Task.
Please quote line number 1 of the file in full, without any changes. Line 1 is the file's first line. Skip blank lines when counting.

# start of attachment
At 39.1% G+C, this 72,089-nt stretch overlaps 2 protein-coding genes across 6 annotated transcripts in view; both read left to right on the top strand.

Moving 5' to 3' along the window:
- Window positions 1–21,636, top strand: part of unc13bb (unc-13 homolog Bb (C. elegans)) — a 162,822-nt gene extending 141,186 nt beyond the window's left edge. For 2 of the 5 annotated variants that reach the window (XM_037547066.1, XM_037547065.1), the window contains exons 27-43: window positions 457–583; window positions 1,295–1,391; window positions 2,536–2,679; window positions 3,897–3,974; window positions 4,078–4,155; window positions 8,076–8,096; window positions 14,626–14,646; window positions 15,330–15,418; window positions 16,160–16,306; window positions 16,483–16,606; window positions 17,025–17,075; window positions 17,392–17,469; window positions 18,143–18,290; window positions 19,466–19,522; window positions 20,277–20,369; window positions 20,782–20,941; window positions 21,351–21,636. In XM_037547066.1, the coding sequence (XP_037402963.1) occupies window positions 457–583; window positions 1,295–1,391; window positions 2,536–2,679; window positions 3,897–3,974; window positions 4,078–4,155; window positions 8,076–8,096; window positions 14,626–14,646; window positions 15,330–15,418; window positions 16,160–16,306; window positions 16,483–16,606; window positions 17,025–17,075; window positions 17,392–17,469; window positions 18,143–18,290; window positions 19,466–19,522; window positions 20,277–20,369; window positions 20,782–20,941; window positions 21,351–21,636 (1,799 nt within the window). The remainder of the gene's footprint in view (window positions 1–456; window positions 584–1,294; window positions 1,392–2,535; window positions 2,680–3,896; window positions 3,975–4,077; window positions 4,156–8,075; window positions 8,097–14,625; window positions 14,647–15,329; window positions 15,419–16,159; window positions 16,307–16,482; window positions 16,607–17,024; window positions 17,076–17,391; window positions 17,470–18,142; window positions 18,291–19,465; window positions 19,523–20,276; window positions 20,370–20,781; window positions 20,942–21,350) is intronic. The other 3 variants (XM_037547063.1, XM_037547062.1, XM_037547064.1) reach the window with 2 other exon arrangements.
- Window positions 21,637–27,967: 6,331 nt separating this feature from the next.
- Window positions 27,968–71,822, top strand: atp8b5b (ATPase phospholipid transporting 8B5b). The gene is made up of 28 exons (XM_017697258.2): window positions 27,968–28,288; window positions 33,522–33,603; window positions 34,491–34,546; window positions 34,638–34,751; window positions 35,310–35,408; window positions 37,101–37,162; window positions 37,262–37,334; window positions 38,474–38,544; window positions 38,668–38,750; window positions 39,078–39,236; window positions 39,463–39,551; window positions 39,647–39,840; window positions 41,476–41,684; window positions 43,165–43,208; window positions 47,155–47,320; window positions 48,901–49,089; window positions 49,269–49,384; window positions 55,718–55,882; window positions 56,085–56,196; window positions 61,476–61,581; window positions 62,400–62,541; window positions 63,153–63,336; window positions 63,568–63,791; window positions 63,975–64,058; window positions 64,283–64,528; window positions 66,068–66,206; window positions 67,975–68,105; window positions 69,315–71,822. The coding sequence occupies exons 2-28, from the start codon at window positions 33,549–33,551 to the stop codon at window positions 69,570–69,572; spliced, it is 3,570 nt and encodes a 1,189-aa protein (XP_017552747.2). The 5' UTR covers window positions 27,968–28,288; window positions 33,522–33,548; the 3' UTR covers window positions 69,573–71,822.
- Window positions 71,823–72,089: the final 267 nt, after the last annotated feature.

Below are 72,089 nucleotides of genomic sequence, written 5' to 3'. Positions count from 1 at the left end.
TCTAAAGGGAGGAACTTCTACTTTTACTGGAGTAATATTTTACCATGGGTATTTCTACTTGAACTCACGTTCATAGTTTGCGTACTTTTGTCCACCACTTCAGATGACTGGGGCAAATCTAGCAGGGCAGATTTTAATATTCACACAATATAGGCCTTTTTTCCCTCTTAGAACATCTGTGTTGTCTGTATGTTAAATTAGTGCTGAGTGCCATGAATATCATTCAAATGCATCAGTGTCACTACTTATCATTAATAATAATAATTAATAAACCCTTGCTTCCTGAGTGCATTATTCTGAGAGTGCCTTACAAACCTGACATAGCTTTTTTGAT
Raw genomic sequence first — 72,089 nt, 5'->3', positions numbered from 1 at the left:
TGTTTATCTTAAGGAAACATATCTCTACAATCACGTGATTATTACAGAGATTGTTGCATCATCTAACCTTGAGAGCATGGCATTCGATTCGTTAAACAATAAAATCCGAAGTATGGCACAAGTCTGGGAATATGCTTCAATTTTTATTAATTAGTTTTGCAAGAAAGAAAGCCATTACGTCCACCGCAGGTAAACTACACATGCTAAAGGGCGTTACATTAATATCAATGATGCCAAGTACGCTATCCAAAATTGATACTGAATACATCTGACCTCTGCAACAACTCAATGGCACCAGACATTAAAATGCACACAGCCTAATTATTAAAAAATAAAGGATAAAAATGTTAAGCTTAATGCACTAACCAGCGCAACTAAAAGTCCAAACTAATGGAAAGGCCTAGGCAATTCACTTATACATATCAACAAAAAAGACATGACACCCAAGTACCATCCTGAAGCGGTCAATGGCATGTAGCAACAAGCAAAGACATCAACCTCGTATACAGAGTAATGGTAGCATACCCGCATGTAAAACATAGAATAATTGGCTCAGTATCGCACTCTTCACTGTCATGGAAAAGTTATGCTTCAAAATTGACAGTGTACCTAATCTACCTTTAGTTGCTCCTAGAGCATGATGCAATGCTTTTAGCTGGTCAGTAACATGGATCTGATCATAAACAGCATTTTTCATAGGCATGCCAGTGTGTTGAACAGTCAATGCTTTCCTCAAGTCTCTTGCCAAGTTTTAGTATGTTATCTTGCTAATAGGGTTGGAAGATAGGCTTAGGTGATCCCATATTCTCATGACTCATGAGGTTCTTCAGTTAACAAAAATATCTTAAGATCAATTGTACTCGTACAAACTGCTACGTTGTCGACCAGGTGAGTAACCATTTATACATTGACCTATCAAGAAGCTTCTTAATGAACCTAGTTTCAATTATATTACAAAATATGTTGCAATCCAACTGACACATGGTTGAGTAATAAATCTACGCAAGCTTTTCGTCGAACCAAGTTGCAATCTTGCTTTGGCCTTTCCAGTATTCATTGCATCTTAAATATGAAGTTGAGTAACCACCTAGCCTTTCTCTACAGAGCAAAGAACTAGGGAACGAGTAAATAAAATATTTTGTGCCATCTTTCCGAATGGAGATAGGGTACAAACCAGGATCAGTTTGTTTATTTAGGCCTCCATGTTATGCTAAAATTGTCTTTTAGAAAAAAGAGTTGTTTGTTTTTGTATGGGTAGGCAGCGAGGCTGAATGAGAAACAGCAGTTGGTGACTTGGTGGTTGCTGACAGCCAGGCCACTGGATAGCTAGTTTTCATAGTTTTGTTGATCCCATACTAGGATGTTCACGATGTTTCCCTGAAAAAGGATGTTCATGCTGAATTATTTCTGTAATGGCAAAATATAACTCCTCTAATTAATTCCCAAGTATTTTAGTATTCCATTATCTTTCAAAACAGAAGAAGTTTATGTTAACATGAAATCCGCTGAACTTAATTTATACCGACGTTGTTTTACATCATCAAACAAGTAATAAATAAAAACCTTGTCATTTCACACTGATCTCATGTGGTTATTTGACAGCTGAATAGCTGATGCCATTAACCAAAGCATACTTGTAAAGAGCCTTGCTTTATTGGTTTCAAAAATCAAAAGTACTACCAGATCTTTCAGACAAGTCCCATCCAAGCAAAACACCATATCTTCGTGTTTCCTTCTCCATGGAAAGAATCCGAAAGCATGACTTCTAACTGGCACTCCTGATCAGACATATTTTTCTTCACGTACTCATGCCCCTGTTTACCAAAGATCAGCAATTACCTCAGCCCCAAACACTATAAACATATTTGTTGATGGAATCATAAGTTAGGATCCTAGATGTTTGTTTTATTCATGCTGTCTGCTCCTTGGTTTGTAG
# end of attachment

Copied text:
At 39.1% G+C, this 72,089-nt stretch overlaps 2 protein-coding genes across 6 annotated transcripts in view; both read left to right on the top strand.